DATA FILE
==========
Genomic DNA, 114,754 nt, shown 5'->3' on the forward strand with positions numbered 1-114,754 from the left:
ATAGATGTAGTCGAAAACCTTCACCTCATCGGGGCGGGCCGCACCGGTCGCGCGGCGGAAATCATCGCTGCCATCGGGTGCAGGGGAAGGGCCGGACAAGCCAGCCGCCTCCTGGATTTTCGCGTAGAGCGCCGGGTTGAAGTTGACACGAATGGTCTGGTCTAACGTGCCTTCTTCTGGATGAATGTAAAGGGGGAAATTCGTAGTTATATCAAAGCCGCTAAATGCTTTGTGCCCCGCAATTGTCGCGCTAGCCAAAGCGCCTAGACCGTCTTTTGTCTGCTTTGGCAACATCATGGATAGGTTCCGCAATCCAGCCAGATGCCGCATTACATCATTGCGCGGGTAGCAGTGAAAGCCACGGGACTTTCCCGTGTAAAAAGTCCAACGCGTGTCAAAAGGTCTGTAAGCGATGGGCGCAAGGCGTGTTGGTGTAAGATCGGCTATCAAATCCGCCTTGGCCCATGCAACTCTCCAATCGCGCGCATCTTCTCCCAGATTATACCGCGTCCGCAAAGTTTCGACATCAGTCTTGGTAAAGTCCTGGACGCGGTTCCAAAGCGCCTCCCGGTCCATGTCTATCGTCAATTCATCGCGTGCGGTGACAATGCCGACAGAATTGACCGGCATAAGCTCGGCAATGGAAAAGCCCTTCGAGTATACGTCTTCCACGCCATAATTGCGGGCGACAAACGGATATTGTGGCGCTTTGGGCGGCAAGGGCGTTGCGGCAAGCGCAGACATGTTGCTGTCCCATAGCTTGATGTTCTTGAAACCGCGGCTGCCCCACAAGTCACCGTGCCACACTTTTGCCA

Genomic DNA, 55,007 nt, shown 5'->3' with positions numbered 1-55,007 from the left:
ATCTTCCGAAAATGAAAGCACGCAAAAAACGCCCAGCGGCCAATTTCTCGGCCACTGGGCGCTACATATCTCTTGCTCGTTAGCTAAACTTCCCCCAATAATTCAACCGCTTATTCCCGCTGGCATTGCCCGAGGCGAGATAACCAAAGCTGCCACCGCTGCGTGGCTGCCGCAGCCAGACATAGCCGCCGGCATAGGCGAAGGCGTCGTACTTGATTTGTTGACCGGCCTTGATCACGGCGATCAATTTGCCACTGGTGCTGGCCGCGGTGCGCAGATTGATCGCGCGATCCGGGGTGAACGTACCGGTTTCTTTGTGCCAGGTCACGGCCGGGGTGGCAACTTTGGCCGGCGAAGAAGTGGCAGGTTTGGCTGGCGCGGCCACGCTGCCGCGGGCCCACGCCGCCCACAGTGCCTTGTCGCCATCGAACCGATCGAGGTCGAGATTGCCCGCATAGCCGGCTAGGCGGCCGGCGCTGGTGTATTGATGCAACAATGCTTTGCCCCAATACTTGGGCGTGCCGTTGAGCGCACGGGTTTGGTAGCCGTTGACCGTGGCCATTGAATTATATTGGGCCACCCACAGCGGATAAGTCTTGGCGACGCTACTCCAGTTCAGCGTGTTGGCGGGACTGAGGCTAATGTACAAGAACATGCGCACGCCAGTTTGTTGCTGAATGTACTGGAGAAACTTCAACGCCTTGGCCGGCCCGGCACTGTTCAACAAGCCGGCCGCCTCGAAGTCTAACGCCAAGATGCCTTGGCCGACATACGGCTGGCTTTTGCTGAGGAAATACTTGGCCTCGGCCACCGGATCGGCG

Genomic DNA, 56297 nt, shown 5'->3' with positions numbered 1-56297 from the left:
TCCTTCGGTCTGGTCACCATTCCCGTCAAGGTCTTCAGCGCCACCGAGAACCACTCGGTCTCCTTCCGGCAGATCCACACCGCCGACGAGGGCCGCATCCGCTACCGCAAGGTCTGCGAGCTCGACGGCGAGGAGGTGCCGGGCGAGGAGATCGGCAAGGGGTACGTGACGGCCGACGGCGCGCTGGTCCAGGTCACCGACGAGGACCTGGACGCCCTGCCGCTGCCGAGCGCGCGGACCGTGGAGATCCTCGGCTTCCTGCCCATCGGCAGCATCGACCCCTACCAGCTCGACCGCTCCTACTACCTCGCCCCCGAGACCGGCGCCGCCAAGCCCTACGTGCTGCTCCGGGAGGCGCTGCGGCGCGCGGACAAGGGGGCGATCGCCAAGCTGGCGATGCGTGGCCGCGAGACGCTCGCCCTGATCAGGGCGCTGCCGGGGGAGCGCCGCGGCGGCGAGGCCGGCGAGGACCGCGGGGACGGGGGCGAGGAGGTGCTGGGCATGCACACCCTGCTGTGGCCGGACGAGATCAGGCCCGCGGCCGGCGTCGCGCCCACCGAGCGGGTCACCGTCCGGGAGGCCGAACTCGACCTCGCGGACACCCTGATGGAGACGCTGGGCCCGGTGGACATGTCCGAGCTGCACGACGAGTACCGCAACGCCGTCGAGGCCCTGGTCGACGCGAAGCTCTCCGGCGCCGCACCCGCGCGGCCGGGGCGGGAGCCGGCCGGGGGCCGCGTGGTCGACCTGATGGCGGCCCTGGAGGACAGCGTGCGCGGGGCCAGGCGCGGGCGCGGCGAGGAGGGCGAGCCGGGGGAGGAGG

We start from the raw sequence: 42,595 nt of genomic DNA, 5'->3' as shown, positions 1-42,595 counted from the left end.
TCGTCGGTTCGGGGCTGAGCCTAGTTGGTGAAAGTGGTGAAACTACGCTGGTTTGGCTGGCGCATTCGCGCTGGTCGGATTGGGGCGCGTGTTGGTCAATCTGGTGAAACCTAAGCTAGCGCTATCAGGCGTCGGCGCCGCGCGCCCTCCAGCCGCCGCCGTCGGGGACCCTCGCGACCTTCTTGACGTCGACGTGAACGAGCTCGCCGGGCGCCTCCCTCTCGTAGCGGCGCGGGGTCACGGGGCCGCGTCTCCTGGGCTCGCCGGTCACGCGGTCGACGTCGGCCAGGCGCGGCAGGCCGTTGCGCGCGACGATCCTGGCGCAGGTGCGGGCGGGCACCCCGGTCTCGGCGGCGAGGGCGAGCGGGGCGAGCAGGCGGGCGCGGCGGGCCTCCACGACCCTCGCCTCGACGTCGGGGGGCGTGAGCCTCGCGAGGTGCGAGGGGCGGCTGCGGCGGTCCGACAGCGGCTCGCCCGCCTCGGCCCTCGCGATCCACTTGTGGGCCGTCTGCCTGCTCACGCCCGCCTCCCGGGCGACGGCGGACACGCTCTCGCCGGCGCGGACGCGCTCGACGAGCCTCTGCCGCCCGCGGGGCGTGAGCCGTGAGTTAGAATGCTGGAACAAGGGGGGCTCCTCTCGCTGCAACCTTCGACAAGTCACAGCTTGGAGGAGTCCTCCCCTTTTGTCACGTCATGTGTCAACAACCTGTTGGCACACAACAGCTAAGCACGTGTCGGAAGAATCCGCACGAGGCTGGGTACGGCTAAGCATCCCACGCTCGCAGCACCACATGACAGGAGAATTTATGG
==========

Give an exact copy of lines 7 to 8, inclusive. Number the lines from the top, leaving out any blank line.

We start from the raw sequence: 42,595 nt of genomic DNA, 5'->3' as shown, positions 1-42,595 counted from the left end.
TCGTCGGTTCGGGGCTGAGCCTAGTTGGTGAAAGTGGTGAAACTACGCTGGTTTGGCTGGCGCATTCGCGCTGGTCGGATTGGGGCGCGTGTTGGTCAATCTGGTGAAACCTAAGCTAGCGCTATCAGGCGTCGGCGCCGCGCGCCCTCCAGCCGCCGCCGTCGGGGACCCTCGCGACCTTCTTGACGTCGACGTGAACGAGCTCGCCGGGCGCCTCCCTCTCGTAGCGGCGCGGGGTCACGGGGCCGCGTCTCCTGGGCTCGCCGGTCACGCGGTCGACGTCGGCCAGGCGCGGCAGGCCGTTGCGCGCGACGATCCTGGCGCAGGTGCGGGCGGGCACCCCGGTCTCGGCGGCGAGGGCGAGCGGGGCGAGCAGGCGGGCGCGGCGGGCCTCCACGACCCTCGCCTCGACGTCGGGGGGCGTGAGCCTCGCGAGGTGCGAGGGGCGGCTGCGGCGGTCCGACAGCGGCTCGCCCGCCTCGGCCCTCGCGATCCACTTGTGGGCCGTCTGCCTGCTCACGCCCGCCTCCCGGGCGACGGCGGACACGCTCTCGCCGGCGCGGACGCGCTCGACGAGCCTCTGCCGCCCGCGGGGCGTGAGCCGTGAGTTAGAATGCTGGAACAAGGGGGGCTCCTCTCGCTGCAACCTTCGACAAGTCACAGCTTGGAGGAGTCCTCCCCTTTTGTCACGTCATGTGTCAACAACCTGTTGGCACACAACAGCTAAGCACGTGTCGGAAGAATCCGCACGAGGCTGGGTACGGCTAAGCATCCCACGCTCGCAGCACCACATGACAGGAGAATTTATGG